There are three issues presented. The first is whether the EPA was arbitrary and capricious in its interpretation of the Pesticide Element's commitment to reduce emissions by certain levels. We hold that the EPA's interpretation was reasonable in light of the ambiguity in the Pesticide Element's plain language.
The second issue is whether the EPA reasonably determined that the revisions fulfilled the commitment in the original Pesticide Element to adopt enforceable regulations for reducing emissions. We hold that the determination was reasonable, because the EPA's explanation demonstrates that it considered the relevant data and factors regarding emission levels. Further, the action was not in conflict with our decision in Warmerdam. Because the revisions fulfilled California's original commitment, the EPA correctly determined that it did not need to consider whether the original commitment itself was enforceable.
The third issue is whether the EPA was unreasonable in finding that California's assurances of compliance with federal and state law pursuant to § 110(a)(2)(E) of the Act were adequate in light of an earlier Title VI civil rights complaint filed with the EPA concerning VOC emissions in the San Joaquin Valley. We hold that the EPA's determination was not unreasonable because it provided a reasoned explanation for its actions which took into account the EPA complaint, as well as the EPA's own investigation, and evidence of California's subsequent compliance with a settlement order.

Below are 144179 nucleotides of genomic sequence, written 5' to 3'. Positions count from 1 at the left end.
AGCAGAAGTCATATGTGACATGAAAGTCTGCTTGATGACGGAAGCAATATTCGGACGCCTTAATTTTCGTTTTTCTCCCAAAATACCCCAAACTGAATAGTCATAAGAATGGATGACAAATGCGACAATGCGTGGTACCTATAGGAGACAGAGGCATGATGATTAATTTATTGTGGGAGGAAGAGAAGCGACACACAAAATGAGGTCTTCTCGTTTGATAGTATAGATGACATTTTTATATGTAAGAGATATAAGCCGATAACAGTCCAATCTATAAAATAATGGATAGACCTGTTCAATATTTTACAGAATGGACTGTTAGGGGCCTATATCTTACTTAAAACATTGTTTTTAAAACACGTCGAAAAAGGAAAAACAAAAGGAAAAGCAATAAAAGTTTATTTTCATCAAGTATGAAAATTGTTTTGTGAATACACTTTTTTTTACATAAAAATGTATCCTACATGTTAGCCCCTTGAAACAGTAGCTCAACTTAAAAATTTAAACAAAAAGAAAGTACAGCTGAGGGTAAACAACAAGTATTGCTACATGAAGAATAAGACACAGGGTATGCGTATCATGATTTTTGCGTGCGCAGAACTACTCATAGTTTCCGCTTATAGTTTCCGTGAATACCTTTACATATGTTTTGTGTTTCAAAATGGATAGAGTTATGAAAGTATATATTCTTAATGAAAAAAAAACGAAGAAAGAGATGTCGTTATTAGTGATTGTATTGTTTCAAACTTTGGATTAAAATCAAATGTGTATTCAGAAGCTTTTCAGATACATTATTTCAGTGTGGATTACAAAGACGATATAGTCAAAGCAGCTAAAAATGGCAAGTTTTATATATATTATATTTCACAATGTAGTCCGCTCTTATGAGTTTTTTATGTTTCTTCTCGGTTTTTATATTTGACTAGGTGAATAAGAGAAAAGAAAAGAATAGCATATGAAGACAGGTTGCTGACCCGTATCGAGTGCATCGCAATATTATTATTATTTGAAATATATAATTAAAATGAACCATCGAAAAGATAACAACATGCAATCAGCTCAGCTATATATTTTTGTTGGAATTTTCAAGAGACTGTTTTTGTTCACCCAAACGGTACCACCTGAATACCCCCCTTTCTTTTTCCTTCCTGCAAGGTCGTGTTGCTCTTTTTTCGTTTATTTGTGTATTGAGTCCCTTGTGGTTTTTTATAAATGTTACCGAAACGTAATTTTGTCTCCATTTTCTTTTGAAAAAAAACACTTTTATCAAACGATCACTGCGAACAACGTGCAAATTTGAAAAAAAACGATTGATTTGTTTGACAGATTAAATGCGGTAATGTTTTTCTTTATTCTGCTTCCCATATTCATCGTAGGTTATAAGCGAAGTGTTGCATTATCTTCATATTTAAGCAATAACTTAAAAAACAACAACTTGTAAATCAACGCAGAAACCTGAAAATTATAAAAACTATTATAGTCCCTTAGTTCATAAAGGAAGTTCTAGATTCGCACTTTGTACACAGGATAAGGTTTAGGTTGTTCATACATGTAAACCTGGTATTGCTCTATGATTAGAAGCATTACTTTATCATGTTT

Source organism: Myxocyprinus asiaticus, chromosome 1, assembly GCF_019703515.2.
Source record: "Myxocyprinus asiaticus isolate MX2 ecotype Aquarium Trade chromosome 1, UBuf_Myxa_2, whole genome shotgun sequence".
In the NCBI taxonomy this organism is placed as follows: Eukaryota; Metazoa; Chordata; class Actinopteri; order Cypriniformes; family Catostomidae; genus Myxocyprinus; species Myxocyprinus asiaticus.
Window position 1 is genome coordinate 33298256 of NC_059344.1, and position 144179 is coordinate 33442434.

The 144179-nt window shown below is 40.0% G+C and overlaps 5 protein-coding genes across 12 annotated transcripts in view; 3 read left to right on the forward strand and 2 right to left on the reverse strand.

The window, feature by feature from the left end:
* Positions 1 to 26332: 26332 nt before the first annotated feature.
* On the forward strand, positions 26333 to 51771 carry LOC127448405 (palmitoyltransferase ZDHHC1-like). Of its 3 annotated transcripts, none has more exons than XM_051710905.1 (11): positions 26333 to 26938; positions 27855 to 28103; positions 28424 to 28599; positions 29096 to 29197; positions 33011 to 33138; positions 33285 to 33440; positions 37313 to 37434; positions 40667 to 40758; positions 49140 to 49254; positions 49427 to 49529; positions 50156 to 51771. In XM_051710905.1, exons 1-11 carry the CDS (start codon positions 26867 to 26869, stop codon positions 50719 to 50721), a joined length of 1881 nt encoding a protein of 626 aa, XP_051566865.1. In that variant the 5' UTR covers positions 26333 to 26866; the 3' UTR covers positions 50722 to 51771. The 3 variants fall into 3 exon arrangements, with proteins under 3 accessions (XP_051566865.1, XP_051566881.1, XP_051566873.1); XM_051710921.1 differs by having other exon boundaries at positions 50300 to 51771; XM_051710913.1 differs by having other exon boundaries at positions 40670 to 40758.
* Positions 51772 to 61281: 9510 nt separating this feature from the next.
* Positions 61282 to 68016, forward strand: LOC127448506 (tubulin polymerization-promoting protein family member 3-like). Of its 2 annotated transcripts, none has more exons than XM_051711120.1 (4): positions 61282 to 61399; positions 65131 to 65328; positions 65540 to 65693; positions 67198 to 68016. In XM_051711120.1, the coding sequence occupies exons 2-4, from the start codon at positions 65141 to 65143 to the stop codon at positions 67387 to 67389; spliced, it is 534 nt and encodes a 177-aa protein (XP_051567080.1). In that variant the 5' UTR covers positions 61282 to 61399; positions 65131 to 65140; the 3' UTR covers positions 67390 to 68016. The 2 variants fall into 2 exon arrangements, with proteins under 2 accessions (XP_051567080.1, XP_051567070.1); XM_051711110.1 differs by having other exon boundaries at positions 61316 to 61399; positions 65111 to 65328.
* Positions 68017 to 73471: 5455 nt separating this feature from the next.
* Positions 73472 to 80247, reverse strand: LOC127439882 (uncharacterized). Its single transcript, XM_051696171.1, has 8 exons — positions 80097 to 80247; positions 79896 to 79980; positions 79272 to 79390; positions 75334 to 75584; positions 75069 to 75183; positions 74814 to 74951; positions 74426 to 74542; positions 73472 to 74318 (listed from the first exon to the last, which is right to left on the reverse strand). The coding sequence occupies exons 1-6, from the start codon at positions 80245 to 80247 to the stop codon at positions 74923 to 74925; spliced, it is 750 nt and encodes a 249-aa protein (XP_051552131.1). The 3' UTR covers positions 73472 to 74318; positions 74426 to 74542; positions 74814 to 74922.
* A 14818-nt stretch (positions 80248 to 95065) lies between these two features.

We therefore deny the petition for review, with the hope that our action will bring to an end litigation and administrative
proceedings over the Pesticide Element dating back to 1994.
I. Statutory Background
The Clean Air Act (" CAA" or " Act" ) directs the EPA to establish national ambient air quality standards (" NAAQS" ) for pollutants that endanger public health or welfare. 42 U.S.C. § 7409. The CAA requires the states to submit State Implementation Plans, or " SIPs," showing how the states will attain the NAAQS for the major air pollutants. Id. § 7410(a)(1). The EPA is tasked with determining whether a SIP complies with the Act's requirements. Id. § 7410(k)(3). Once approved by the EPA, a SIP has the " force and effect of federal law." Safe Air for Everyone v. EPA, 488 F.3d 1088, 1091 (9th Cir. 2007).
A state must designate the areas within its boundaries as either " attainment" or " nonattainment" depending on whether they meet the NAAQS for a given pollutant. See 42 U.S.C. § 7407(d)(1)(A). SIPs covering nonattainment areas must provide " enforceable emission limitations, and such other control measures, means or techniques (including economic incentives such as fees, marketable permits, and auctions of emission rights), as well as schedules and timetables for compliance, as may be necessary or appropriate to provide for attainment" by the applicable deadline. Id. § 7502(c)(6). The state is further required to provide " necessary assurances" that no state or federal law would impede implementation of the SIP or parts thereof. Id. § 7410(a)(2)(E).
These SIPs also must include an attainment demonstration, to show through air quality modeling that the SIP's proposed control measures will ensure the areas timely attain the ozone standard, id. § 7502(c)(1), and a reasonable further progress demonstration, to show that the SIP will reduce pollutant emissions by a specified percentage each year until the attainment year. Id. § 7511a. States must submit to the EPA for approval any proposed revisions to a SIP. The Act's " anti-backsliding" provision mandates that the EPA " shall not approve a revision of a [SIP] if the revision would interfere with any applicable ...